|Genre Categories||; ; ;; ; ;|
|Year/Date of CompositionY/D of Comp.||2000|
|Composer Time PeriodComp. Period||Modern|
|Instrumentation||alto/soprano saxophone, violin, viola, double bass, CD/DVD|
Program Note: The longest trial in English history, concluded in 1997, pitted a gardener and a postman against the world's largest fast-food business. Helen Morris and Dave Steel were part of a campaign accusing McDonald’s of a wide range of evils from exploiting children to harming animals. After hiring seven private eyes to infiltrate the group, the company decided to deal with the problem by taking advantage of Britain's libel laws, in which the burden of proof lies with the accused. When served libel writs in 1990, Dave Morris and Helen Steel (unlike anyone McDonald's had ever sued for libel before) decided to take them on.
Thus began a David and Goliath story I found irresistible. So, from Franny Armstrong’s McLibel documentary, I took the voices of the chief participants - the two defendants, McDonald's UK President Paul Preston, British Labour MP Jeremy Corbyn - and made music out of them.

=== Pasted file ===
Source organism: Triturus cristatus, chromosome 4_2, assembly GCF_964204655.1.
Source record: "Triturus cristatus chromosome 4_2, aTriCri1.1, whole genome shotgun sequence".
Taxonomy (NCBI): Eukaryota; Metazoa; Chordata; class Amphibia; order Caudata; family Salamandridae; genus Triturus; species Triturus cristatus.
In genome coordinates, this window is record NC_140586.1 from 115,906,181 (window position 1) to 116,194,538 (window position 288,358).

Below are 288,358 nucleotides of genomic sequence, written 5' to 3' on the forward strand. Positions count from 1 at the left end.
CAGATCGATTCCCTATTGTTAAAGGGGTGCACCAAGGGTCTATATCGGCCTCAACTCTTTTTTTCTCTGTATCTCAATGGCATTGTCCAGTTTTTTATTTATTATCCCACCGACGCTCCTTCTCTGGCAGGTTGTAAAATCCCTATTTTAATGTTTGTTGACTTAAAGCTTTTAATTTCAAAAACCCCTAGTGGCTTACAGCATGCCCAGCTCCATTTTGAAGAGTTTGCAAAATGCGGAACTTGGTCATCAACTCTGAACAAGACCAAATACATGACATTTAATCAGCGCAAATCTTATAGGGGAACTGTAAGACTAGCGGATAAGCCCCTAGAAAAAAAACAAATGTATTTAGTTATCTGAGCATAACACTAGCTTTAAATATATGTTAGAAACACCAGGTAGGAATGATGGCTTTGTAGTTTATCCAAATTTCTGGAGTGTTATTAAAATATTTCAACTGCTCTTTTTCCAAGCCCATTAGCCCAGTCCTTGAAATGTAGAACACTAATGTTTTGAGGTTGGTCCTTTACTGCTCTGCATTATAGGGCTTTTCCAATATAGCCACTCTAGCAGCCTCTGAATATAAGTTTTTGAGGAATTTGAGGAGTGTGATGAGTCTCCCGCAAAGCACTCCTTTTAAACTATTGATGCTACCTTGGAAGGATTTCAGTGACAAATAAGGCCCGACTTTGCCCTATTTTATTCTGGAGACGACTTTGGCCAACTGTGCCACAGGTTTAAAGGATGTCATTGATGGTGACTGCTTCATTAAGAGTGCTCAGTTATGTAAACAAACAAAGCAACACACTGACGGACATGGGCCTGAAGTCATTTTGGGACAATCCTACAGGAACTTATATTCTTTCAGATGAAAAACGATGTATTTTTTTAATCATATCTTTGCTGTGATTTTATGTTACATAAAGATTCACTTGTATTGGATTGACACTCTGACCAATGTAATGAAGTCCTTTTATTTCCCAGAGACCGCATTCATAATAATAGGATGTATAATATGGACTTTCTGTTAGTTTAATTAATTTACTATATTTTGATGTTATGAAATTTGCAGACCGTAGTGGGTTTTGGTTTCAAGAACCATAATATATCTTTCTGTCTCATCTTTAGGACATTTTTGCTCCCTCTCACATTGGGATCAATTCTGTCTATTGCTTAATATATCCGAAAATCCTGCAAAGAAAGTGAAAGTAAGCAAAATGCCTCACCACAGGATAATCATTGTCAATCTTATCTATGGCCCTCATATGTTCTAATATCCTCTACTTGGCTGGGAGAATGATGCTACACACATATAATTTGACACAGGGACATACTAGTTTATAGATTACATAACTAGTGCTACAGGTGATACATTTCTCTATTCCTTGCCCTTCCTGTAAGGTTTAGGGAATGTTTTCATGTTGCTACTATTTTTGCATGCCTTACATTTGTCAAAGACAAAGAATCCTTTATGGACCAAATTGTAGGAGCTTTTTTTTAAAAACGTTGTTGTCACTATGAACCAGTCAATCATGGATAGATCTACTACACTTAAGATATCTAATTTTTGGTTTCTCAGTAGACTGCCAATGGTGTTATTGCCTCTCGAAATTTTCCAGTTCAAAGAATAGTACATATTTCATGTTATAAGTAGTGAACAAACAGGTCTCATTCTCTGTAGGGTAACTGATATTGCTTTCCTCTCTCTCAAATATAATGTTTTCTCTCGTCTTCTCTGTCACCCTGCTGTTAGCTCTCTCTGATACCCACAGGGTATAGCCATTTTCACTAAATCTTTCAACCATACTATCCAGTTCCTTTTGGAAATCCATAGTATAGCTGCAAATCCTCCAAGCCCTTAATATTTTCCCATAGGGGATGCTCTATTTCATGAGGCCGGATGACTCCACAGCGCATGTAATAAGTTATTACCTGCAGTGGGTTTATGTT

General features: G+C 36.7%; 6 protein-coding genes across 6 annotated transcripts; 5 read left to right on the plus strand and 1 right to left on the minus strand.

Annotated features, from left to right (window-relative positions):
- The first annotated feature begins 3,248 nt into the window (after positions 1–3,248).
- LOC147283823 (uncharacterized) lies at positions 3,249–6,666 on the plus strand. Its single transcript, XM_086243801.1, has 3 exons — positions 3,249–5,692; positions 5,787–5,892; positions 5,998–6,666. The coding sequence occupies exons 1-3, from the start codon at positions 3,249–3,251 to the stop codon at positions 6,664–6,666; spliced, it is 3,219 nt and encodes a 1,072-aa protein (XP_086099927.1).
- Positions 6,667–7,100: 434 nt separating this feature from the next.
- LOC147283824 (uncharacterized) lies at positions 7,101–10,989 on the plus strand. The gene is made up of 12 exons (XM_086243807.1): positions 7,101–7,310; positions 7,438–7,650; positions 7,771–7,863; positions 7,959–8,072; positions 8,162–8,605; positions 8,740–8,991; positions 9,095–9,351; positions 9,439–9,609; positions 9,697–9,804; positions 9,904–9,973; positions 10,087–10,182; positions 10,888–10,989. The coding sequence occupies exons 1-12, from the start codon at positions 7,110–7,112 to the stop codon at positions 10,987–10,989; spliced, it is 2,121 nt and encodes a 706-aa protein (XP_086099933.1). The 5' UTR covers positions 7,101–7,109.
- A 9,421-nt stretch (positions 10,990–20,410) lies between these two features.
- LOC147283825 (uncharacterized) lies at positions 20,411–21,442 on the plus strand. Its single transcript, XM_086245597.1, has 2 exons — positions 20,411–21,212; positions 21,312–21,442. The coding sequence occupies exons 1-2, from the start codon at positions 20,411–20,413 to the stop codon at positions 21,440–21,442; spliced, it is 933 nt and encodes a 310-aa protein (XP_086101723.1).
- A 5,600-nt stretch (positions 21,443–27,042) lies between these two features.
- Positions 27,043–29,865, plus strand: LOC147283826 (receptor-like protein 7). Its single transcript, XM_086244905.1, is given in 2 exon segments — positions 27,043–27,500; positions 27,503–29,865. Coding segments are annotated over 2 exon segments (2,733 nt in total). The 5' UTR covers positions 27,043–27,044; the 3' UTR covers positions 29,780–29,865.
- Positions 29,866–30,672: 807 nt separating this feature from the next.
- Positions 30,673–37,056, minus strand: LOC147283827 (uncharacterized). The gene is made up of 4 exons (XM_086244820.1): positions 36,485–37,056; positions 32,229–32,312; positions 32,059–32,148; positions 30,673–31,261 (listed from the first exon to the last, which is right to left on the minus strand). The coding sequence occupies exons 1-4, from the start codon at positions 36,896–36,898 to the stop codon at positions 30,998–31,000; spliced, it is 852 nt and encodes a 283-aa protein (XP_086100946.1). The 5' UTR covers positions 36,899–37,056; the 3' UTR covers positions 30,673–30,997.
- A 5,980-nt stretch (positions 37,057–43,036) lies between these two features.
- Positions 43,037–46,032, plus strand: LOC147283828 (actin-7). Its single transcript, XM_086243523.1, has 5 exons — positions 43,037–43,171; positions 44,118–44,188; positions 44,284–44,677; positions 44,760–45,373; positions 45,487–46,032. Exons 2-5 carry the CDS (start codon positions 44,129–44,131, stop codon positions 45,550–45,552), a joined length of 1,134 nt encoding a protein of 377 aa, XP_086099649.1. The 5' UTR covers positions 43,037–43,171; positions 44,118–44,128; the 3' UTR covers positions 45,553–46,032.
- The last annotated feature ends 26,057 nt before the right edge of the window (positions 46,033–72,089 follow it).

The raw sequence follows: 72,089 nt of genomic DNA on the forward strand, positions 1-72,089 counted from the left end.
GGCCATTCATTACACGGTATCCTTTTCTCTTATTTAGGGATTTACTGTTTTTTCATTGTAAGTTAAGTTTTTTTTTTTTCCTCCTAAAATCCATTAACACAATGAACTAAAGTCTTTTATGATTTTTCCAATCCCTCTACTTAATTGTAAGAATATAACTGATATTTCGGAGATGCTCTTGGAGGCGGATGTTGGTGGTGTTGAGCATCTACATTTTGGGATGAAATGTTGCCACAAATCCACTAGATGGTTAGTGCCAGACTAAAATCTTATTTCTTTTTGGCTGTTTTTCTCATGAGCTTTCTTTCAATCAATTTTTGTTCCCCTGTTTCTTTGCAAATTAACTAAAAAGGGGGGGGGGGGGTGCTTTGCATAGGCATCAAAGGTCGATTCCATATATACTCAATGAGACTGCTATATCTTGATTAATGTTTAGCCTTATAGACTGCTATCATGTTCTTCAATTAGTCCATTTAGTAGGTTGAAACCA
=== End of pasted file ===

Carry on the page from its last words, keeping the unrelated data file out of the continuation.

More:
Speech-generated melody has a long history, notably with Harry Partch and the operas of Janacek. Scott Johnson's 1986 album John Somebody took advantage of precise digital control to introduce the idea of melody, harmony and rhythm fully generated by speech. Steve Reich was quick to pick up on the potential of Johnson's technique, and has used it in the majority of his works since 1987.
In McLibel, one aim is to extend this technique to create sustained melodies, using functional triadic harmony to support their direction. These are miniature voice portraits - each person has their own characteristic speech patterns, from Helen's rather shy intoning on a few notes, to Dave's emphatic leaping intervals, to Paul Preston's appropriately upbeat Eisenhower-era rock'n'roll intonation.